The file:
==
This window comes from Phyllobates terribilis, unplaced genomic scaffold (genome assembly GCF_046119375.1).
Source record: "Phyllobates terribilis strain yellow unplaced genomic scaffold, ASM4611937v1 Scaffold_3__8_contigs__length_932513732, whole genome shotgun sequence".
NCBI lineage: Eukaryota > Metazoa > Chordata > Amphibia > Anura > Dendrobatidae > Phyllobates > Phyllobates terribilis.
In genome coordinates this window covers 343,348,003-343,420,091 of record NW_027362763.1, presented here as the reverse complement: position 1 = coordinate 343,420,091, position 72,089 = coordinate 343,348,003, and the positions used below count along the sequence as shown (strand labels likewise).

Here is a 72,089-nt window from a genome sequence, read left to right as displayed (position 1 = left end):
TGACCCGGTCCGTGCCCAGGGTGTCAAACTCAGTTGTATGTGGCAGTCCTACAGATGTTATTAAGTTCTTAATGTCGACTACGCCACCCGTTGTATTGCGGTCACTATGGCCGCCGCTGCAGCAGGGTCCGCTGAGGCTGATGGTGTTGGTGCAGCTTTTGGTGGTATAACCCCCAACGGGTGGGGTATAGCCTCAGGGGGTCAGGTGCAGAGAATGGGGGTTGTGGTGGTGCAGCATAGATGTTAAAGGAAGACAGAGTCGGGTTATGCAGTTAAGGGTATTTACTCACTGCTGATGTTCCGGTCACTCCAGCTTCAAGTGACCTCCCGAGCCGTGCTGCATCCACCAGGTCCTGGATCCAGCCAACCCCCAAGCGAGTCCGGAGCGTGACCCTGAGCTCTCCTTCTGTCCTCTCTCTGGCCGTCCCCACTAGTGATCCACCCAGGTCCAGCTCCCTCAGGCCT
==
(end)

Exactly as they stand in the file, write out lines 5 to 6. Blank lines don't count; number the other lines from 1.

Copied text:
Here is a 72,089-nt window from a genome sequence, read left to right as displayed (position 1 = left end):
TGACCCGGTCCGTGCCCAGGGTGTCAAACTCAGTTGTATGTGGCAGTCCTACAGATGTTATTAAGTTCTTAATGTCGACTACGCCACCCGTTGTATTGCGGTCACTATGGCCGCCGCTGCAGCAGGGTCCGCTGAGGCTGATGGTGTTGGTGCAGCTTTTGGTGGTATAACCCCCAACGGGTGGGGTATAGCCTCAGGGGGTCAGGTGCAGAGAATGGGGGTTGTGGTGGTGCAGCATAGATGTTAAAGGAAGACAGAGTCGGGTTATGCAGTTAAGGGTATTTACTCACTGCTGATGTTCCGGTCACTCCAGCTTCAAGTGACCTCCCGAGCCGTGCTGCATCCACCAGGTCCTGGATCCAGCCAACCCCCAAGCGAGTCCGGAGCGTGACCCTGAGCTCTCCTTCTGTCCTCTCTCTGGCCGTCCCCACTAGTGATCCACCCAGGTCCAGCTCCCTCAGGCCT